For four decades, Scher has been at the forefront of graphic design. Iconic, smart and accessible, her images have entered into the American vernacular. Known for her reimagining of typography as a communicative medium, Scher has been a principal in the New York office of the distinguished international design consultancy Pentagram since 1991. She has developed identity and branding systems, environmental graphics, packaging and publication designs for a broad range of clients that include Bloomberg, Citibank, Microsoft, the Museum of Modern Art, the Public Theater, the High Line, the New York City Department of Parks and Recreation, the Metropolitan Opera, the New York City Ballet, the New York Philharmonic and Jazz at Lincoln Center.
Fashion Design: Behnaz Sarafpour
Known for her modern elegance and innovative textiles, Iranian-born Sarafpour debuted her collection in 2001. Sarafpour brought her classic and refined feminine style to the masses in 2006 by joining Target’s GO International line, the first designer to represent the United States in this campaign to merge high fashion and affordable prices. Since then, she has collaborated with Lancôme and Earnest Sewn, and her designs have been exhibited at the Victoria and Albert Museum and the Museum at FIT. In 2008 her environmental concerns led to the addition of organically produced pieces in the collection, which continues to be designed and produced in New York’s Garment District. Before launching her label, Sarafpour worked with Narciso Rodriguez and Isaac Mizrahi and held the post of head designer of the Barneys New York private collection.
Interaction Design: Local Projects
Founded by Jake Barton, Local Projects is a media design firm that specializes in work for museums and public spaces. Local Projects is creating all media for the 9/11 Memorial and Museum, Cooper-Hewitt, National Design Museum with Diller Scofidio + Renfro, and the Frank Gehry-designed Eisenhower Memorial. The firm is recognized as a leader in the field of interaction design for physical spaces and in the creation of collaborative storytelling projects where participants generate content. Through Storycorps, the 9/11 Memorial Museum and Change By Us, Local Projects has brought forth more than 100,000 individuals’ stories and memories, sharing them with millions worldwide. Clients include SFMOMA, the Cleveland Museum of Art, the National Museum of African American History and Culture and the Sugar Hill Museum of Children’s Art and Storytelling, NYC.
Landscape Architecture: Margie Ruddick
Ruddick is recognized for her pioneering, environmental approach to urban landscape design, forging a design language that integrates ecology, urban planning and culture. Garnering numerous awards during a 25-year career, Ruddick fosters the idea of nature in the city through projects including New York’s Queens Plaza and Trenton Capital Park on the Delaware River. Ruddick’s international work includes the Shillim Retreat in India and the Living Water Park, the first ecological park in China. Ruddick has worked with Judith Heintz and WRT, and has taught at Harvard, Yale, Princeton, University of Pennsylvania, Parsons School of Design and Schumacher College in England. Her forthcoming book is Wild by Design.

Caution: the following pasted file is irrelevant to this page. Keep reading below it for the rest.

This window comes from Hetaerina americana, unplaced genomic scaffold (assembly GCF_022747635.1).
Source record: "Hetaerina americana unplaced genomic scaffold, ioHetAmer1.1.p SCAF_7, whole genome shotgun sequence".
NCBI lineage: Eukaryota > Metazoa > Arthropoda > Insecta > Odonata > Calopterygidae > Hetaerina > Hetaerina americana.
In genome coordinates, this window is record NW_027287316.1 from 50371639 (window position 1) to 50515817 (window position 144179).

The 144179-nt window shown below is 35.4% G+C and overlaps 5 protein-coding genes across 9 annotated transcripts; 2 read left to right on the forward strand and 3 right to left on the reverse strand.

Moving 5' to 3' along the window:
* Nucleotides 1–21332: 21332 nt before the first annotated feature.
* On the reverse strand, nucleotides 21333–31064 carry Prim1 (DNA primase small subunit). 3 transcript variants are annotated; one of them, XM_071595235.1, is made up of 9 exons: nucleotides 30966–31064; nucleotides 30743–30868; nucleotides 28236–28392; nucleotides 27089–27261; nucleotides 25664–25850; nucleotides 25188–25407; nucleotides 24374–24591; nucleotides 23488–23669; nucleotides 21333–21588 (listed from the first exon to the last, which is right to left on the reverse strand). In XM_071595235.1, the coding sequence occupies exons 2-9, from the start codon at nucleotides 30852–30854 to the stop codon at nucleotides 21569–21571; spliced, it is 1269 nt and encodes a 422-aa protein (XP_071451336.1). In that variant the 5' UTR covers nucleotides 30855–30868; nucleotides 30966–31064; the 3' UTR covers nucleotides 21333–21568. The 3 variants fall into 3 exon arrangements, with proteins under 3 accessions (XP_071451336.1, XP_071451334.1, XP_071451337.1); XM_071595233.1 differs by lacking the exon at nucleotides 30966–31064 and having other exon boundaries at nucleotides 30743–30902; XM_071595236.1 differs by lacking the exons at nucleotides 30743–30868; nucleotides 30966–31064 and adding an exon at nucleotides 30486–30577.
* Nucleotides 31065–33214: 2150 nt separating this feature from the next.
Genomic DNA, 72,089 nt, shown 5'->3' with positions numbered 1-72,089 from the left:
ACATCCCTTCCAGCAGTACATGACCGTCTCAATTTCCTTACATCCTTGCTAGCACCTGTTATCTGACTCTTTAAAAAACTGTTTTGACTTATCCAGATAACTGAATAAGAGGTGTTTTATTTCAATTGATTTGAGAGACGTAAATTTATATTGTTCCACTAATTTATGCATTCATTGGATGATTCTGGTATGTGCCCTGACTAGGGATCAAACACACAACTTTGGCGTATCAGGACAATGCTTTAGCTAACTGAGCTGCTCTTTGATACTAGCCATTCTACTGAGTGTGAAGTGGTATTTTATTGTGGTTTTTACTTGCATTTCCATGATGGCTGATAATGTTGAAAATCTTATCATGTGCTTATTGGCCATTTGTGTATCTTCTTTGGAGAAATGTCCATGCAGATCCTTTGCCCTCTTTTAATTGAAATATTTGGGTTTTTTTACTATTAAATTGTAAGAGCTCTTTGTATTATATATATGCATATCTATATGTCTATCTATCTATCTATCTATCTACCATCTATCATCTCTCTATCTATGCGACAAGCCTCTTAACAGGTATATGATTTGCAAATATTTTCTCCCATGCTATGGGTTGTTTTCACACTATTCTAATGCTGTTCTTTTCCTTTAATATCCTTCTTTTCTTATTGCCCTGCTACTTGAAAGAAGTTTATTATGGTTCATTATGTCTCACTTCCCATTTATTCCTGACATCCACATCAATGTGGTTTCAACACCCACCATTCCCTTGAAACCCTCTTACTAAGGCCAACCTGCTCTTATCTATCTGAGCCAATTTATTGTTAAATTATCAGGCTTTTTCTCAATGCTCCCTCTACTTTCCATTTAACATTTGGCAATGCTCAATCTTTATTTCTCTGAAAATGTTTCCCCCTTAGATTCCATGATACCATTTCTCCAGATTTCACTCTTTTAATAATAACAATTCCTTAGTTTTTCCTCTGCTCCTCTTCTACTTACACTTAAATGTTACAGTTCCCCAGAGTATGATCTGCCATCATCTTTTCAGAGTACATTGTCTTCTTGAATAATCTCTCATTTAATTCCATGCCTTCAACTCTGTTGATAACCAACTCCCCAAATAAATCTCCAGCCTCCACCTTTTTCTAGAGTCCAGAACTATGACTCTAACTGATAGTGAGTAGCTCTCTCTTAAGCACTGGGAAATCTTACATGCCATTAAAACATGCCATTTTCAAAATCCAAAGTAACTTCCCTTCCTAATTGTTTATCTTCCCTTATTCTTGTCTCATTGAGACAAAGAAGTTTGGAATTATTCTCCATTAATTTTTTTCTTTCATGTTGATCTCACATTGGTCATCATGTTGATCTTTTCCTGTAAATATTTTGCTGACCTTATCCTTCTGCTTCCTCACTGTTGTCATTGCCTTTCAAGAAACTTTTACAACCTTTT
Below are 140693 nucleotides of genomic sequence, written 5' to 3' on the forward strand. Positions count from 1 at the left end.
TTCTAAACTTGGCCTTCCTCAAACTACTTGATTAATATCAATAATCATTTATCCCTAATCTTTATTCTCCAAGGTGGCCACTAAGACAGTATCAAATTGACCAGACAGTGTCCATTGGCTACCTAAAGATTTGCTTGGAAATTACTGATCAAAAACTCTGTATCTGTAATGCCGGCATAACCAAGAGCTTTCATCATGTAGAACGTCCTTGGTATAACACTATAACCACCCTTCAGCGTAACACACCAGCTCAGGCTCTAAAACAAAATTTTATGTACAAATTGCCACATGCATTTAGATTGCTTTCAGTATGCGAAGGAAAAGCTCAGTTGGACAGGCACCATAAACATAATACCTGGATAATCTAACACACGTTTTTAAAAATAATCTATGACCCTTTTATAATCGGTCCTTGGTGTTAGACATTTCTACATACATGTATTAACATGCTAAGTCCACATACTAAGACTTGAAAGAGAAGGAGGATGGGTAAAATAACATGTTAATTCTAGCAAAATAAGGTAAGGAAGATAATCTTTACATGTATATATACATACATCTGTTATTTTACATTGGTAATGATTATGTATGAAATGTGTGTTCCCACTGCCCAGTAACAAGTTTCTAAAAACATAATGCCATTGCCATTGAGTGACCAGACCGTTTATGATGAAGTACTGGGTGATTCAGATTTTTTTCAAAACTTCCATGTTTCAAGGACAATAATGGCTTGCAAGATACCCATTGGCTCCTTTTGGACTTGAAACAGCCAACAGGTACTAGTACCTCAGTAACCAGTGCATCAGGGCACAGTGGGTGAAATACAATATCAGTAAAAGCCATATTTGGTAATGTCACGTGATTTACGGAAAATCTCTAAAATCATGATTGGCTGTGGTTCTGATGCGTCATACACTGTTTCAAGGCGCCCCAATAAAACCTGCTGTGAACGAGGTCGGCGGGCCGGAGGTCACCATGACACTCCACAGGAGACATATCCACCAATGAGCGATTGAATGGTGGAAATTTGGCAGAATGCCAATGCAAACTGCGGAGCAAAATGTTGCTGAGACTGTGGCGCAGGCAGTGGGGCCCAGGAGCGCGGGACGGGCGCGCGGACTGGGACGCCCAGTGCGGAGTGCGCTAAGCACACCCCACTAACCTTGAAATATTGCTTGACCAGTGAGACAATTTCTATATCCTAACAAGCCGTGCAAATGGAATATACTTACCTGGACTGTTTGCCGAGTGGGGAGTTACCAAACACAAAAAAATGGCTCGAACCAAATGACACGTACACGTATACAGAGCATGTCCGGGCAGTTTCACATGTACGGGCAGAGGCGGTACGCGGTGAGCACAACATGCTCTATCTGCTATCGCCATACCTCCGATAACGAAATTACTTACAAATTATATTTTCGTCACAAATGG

Product Design: NewDealDesign
NewDealDesign is a multidisciplinary design firm that teams industrial, graphic and interaction designers with strategists and engineers to create delightful objects and experiences. Led by Gadi Amit, the San Francisco-based studio uses a hands-on approach to address complicated problems. From the Lytro Light Field Camera, the Fitbit Wireless Trackers, or the Netgear Platinum II home router, NewDealDesign is dedicated to helping people live better every day.
The 2013 jury was composed of a diverse group of designers and educators from around the nation including: Charles Adler, head of design, Kickstarter; Gail Anderson, graphic designer, writer and educator; Gisue Hariri, founder and creative principal, Hariri & Hariri; Jon Kolko, founder and director, Austin Center for Design and vice president of design, MyEdu; Thom Mayne, design director, Morphosis Architects; Zoë Ryan, John H. Bryan chair and curator of architecture and design, The Art Institute of Chicago; Christine Ten Eyck, president, Ten Eyck Landscape Architects; Isabel and Ruben Toledo, principals, Toledo Studio; and Gianfranco Zaccai, president and chief design officer, Continuum.
First launched at the White House in 2000 as a project of the White House Millennium Council, the National Design Awards were established to promote design as a vital humanistic tool in shaping the world. The awards are accompanied each year by a variety of public education programs, including special events, panel discussions and workshops. First Lady Michelle Obama serves as the Honorary Patron for this year’s National Design Awards.
The awards will be given as part of National Design Week, Oct. 12–20, which aims to promote a better understanding of the role that design plays in all aspects of daily life. Launched in 2006, this educational initiative makes great design widely accessible to the public through interactive events and programs for students, teachers, corporate professionals, designers and Cooper-Hewitt’s dedicated audience.